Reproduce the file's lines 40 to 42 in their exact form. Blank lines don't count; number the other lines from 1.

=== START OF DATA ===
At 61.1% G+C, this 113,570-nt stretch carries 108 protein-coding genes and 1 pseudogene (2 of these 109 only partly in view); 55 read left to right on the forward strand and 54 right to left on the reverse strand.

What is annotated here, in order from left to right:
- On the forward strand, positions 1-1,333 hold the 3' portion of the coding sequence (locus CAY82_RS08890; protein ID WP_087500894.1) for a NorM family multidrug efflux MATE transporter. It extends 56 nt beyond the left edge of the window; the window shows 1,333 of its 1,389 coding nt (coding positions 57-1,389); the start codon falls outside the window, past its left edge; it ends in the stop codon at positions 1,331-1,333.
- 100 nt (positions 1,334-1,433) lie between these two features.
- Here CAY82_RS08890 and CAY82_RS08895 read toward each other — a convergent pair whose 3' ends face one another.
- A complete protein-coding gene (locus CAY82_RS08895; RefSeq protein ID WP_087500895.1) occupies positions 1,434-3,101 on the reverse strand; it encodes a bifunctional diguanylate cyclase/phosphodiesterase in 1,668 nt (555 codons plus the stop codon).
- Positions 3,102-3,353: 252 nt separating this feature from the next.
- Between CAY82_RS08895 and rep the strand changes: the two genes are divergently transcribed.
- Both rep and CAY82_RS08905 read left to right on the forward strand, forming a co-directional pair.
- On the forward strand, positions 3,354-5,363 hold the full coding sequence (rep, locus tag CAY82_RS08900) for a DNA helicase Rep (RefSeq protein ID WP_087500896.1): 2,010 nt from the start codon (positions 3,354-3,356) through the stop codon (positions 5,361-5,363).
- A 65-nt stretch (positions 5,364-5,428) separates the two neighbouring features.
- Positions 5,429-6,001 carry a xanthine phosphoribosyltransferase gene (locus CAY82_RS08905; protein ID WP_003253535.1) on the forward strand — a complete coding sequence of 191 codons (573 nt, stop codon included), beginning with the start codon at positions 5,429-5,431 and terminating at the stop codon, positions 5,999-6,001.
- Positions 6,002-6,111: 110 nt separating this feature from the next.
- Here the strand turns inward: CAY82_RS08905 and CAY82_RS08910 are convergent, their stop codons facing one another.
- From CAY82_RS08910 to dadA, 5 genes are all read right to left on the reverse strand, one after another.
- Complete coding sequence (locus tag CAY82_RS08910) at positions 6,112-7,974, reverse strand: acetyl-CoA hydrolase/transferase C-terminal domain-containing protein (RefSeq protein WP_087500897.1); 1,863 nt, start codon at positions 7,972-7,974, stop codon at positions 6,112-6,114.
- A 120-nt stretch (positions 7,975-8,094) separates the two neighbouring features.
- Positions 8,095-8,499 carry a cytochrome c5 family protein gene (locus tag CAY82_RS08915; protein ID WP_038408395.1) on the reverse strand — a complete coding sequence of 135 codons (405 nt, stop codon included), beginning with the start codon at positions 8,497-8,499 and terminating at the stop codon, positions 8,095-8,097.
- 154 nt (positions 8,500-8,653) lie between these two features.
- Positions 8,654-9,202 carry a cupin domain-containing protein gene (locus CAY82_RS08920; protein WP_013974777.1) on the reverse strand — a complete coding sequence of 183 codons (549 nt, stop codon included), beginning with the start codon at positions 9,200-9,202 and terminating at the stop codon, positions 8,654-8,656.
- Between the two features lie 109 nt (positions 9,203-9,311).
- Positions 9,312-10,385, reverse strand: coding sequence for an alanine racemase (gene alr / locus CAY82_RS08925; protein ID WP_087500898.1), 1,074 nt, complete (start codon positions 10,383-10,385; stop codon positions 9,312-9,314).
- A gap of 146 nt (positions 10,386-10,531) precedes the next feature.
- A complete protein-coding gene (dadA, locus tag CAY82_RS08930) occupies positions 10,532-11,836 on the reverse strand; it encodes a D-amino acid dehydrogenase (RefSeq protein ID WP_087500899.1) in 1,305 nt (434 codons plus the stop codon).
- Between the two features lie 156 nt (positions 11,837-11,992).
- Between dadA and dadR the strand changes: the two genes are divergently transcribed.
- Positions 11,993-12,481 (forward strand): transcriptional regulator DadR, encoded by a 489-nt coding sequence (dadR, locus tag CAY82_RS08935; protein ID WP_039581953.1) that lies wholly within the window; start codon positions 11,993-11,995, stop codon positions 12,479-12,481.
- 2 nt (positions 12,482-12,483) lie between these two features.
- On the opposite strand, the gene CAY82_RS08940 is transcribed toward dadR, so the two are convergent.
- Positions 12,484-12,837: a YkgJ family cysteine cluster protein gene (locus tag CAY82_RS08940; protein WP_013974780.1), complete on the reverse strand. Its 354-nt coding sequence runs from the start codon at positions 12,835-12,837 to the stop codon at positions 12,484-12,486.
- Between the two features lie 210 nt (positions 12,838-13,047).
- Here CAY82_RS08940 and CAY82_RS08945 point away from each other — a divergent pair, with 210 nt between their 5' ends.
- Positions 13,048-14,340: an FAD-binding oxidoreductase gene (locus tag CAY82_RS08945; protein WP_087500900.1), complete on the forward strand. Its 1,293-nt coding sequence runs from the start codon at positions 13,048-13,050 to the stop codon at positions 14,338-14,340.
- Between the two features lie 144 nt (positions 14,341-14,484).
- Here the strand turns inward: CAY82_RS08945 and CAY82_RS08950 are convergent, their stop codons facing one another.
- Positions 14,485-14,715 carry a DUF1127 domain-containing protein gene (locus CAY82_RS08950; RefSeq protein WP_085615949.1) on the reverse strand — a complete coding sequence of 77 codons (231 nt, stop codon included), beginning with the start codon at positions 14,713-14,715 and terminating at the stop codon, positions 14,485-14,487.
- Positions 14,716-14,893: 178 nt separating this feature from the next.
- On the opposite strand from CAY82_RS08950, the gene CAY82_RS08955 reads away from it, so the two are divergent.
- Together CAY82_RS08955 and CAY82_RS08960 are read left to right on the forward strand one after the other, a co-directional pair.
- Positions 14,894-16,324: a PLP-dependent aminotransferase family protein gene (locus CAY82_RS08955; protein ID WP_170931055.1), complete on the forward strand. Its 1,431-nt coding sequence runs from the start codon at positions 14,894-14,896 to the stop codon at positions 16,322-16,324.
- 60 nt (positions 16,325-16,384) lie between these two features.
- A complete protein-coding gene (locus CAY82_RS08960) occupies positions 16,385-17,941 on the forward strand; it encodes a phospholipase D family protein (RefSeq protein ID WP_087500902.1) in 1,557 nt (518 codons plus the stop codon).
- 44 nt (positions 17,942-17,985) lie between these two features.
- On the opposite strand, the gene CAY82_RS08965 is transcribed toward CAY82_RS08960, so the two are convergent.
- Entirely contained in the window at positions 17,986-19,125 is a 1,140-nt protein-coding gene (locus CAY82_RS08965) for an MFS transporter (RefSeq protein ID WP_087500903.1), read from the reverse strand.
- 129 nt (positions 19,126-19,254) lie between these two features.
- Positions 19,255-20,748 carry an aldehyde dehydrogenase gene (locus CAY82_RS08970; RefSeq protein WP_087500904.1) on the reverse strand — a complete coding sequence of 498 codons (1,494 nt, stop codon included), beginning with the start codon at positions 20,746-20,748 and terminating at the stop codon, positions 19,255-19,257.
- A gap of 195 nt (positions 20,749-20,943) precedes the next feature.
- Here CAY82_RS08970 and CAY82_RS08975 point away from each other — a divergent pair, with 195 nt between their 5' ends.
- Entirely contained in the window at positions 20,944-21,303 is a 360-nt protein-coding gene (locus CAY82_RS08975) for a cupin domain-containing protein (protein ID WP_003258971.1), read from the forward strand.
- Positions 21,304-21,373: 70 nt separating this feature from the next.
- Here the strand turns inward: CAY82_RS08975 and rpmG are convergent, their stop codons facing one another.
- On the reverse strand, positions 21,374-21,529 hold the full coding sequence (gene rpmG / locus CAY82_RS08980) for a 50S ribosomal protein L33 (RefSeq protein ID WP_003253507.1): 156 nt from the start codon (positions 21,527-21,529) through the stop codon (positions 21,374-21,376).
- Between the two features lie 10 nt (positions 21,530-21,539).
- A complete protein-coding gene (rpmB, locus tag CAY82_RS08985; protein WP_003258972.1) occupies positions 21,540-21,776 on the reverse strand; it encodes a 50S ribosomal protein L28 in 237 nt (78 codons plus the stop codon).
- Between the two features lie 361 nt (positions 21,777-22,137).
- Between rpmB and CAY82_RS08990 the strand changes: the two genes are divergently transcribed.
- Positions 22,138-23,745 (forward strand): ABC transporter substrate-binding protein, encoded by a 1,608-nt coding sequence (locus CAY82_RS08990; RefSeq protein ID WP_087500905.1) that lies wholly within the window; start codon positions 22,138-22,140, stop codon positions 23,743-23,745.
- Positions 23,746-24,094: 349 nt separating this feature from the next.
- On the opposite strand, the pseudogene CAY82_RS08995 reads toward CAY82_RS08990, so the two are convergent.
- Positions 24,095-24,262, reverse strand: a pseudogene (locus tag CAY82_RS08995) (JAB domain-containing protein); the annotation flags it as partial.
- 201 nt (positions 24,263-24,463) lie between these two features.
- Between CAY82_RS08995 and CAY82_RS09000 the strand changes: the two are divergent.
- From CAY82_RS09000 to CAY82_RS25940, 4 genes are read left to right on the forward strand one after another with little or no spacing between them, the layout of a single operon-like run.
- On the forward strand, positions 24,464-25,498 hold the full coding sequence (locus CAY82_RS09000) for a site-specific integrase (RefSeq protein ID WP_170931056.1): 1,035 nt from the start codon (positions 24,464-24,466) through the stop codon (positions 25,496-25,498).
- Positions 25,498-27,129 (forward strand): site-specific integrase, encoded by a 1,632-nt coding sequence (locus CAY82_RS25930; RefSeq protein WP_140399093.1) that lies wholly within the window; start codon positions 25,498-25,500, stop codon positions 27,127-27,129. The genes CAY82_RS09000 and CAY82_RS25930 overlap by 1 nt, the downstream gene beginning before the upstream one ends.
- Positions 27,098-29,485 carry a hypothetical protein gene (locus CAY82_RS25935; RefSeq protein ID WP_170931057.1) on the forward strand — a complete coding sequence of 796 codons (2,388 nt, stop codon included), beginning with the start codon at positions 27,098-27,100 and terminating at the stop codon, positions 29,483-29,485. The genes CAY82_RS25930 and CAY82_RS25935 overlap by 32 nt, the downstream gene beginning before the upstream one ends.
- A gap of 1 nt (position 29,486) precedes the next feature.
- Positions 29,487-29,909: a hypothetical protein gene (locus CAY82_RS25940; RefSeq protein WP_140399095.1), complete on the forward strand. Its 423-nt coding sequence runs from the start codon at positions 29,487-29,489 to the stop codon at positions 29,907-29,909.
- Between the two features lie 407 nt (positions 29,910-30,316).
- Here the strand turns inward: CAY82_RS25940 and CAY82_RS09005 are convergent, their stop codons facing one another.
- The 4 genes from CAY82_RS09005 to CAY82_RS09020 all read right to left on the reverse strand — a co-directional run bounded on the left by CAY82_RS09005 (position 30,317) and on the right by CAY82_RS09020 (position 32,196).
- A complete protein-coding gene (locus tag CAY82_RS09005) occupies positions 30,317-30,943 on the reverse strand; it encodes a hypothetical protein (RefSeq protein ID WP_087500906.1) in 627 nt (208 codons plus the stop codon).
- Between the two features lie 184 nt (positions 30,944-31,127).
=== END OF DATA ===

- Positions 14,894-16,324: a PLP-dependent aminotransferase family protein gene (locus CAY82_RS08955; protein ID WP_170931055.1), complete on the forward strand. Its 1,431-nt coding sequence runs from the start codon at positions 14,894-14,896 to the stop codon at positions 16,322-16,324.
- 60 nt (positions 16,325-16,384) lie between these two features.
- A complete protein-coding gene (locus CAY82_RS08960) occupies positions 16,385-17,941 on the forward strand; it encodes a phospholipase D family protein (RefSeq protein ID WP_087500902.1) in 1,557 nt (518 codons plus the stop codon).